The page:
This is the first tutorial, and it is step by step beginners guide to skin retouching. Other tutorials will appear as time will allow; and they will be published both in this blog and on my website.
The guide assumes that you have photoshop installed on your computer; and that you know at least basic operations with digital files and with photoshop.
Remark: I photograph in RAW format, and I convert RAW files to 16-bit TIFF files which I then process in photoshop. This allows maximum quality, but it is the subject for a separate article (which I plan to publish some day).
Another remark: Screenshots are shown small in this tutorial because of blog formatting limitations. You can click on any picture to see it full-size.
1. Start photoshop. We will be using default screen layout in this tutorial. You can always get back to default layout by selecting menu Window, Workspace, Default Workspace.
Open the file you wish to edit. In this example we can see that the skin isn't ideal (no make-up was applied), and the form of nose might need to be adjusted a little.
2. We will make all retouching in a separate layer. That allows much more flexibility in case anything goes wrong. So first of all we need to create an empty transparent layer. Click the "new layer" icon in the bottom right corner, as shown on the picture:
3. Once you got new layer it will be named Layer 1. It is a good practice to give layers meaningful names - in case of complex editing you might get tens of layers, and giving each of them a meaningful name helps to understand later what have you done.
Double click on layer name for changing it, as indicated on the picture:
4. Then the old name will be highlighted, and you can type the new name
5. That's how layers palette will be shown with the new empty layer created and renamed:
6. There are 3 main tools used for retouching. They are marked on the picture: 1 is healing brush, probably the most useful tool; 2 is Clone Stamp tool and 3 is Eraser Tool (which is helpful to clean some wrong edits; or make an edit subtle).
Let's select the Healing Brush (by clicking on icon marked 1 on the picture)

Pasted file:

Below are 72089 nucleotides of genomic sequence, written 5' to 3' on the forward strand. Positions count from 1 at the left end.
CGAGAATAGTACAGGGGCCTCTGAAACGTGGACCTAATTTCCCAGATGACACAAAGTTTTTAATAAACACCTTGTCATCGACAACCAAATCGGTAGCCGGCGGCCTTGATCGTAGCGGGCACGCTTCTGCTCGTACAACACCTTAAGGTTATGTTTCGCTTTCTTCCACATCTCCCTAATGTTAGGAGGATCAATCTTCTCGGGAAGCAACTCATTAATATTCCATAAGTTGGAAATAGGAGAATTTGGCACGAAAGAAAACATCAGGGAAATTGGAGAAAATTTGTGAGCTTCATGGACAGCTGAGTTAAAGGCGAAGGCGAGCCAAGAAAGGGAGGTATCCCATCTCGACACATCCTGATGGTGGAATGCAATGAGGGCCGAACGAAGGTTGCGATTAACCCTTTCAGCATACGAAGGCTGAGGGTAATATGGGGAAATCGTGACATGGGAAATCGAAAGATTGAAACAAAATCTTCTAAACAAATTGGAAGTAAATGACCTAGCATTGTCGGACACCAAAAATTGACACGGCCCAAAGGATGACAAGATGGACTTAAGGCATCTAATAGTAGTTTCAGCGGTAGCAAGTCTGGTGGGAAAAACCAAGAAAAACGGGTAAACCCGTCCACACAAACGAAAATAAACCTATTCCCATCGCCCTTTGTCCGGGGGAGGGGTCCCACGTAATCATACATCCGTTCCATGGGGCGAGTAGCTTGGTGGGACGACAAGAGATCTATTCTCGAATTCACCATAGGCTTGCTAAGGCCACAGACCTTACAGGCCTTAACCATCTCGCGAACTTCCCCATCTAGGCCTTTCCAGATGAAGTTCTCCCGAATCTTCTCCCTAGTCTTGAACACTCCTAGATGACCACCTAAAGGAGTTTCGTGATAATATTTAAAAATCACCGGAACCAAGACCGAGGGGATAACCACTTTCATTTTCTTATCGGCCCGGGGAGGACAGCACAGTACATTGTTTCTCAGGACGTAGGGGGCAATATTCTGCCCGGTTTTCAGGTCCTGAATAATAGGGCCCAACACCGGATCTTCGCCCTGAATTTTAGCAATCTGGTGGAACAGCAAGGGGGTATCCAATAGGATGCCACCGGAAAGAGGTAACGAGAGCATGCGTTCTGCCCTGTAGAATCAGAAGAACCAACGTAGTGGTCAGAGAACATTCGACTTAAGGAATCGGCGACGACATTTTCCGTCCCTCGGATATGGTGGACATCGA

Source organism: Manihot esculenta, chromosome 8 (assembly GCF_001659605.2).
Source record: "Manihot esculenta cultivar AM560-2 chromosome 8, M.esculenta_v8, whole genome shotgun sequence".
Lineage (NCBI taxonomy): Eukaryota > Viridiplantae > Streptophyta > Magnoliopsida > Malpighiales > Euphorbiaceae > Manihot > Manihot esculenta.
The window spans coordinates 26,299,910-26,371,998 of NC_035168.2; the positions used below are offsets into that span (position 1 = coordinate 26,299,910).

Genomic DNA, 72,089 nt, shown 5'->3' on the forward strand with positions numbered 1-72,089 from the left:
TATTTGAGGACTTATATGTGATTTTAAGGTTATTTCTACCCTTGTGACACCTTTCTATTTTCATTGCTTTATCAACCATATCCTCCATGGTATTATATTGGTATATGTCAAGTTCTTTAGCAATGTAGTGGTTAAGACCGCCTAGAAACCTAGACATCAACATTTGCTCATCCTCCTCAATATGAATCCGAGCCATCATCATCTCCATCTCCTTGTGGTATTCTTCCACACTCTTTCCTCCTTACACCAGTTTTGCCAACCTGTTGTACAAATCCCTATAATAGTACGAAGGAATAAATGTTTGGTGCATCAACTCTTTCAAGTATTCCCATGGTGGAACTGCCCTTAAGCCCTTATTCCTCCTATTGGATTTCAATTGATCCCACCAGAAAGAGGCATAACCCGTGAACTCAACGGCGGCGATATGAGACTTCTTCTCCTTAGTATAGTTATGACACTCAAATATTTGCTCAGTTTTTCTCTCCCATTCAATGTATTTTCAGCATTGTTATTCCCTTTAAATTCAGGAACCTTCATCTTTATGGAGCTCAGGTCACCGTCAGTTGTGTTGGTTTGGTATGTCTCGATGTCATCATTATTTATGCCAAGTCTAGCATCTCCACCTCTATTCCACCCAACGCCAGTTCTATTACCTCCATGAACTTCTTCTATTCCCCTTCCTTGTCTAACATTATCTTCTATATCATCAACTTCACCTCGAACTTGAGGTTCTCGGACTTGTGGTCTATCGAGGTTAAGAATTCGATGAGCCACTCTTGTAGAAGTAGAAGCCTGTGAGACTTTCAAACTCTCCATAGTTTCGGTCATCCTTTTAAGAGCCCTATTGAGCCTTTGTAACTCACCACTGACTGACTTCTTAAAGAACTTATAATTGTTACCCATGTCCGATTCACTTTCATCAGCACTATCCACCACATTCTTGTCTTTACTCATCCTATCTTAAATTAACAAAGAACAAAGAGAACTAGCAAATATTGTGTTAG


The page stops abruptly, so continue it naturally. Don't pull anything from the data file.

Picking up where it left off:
After you selected the tool, make sure that the Sample mode is set to "Current & Below" as shown on the picture:
7. There are actually several tools under one icon. The default for photoshop is "Spot Healing Brush", but we need "Healing Brush Tool". To select it you need to click the icon in the toolbar and hold the mouse button pressed until the small menu will appear as shown on the picture. Then you need to select >"Healing Brush Tool" from the menu.
After you selected the tool, you need to define it parameters. Right-click anywhere on the picture and you'll see the tool setting dialog as shown on the picture. The main parameter that we will change is the brush size; the other settings should remain as shown here:
8. How healing brush works? It takes samples from the picture - from the place you indicate - and applies those samples elsewhere. When it "applies" the sample, it tries to copy the texture from the original location, but to match the color with the color where the sample is applied.
It is usually a good idea to take samples from the place where color & texture are similar to the place you need to fix. For selecting the source of sample you need to press the Alt button, and click left mouse button while Alt is pressed. The cursor will look like a small target during that operation:
9. Now you can apply the sample. When you release Alt button, the mouse cursor will show circle as large as you defined in step 7. The size of circle indicated how big will be the sample taken and applied. To apply the sample at one spot move mouse to that spot and click left button once:
10. And here the result:
11. I usually prefer to do retouching with the photograph enlarged to 200%.
Bear in mind that you can click-and-move the mouse to fix large or elongated stains.
Sometimes it's better to use Clone Stamp Tool instead of Healing Brush. I will not go too much into details, but basically Clone Stamp copies entire sample to a new location "as-is", without changing any colors or anything. This is useful when you need to adjust the color of the spot; and most of the times I use with opacity 20-40%. Sometimes I use it with even lower opacity when I need to fix glares or skin color inconsistencies.
12. This is the result. I used almost exclusively healing brush here, with just a few touches of clone stamp:
13. You can compare "Before" and "After" by making the Retouche layer invisible/visible. You can do it by clicking a little eye icon next to the layer (number 1 on the picture). If you make background invisible (by clicking on eye icon number 2) you can see how the retouche looks like:
14. Now let's adjust the form of the nose.
First, create a new layer and call is Nose.
Then select the Lasso Tool as marked on the picture, and make the selection around the part that we need to adjust. Allow some margin on the cheek that will fill the space later.
15. Now we need to smooth the edges of selection - either via menu Select, Modify, Feather or by pressing Ctrl-Alt-D on keyboard. Let's use radius 10 in this case.
16. Now select menu Edit, Transform, Warp. You will see the grid as shown on the picture:
17. Click-and-hold the mouse at different points, and move to adjust the form of nose. Watch the points where edited part connects with un-edited nose. It's not so easy to explain in words but it is actually quite simple operation when you try it. Just don't try to perfom too complex form change... Click Enter when done.
18. And this is the result:
Don't forget to save it! Keep in mind that many file formats don't support multiple layers, so it's usually better to save your edits in TIF or PSD file; and only export to JPG after all edits are finished.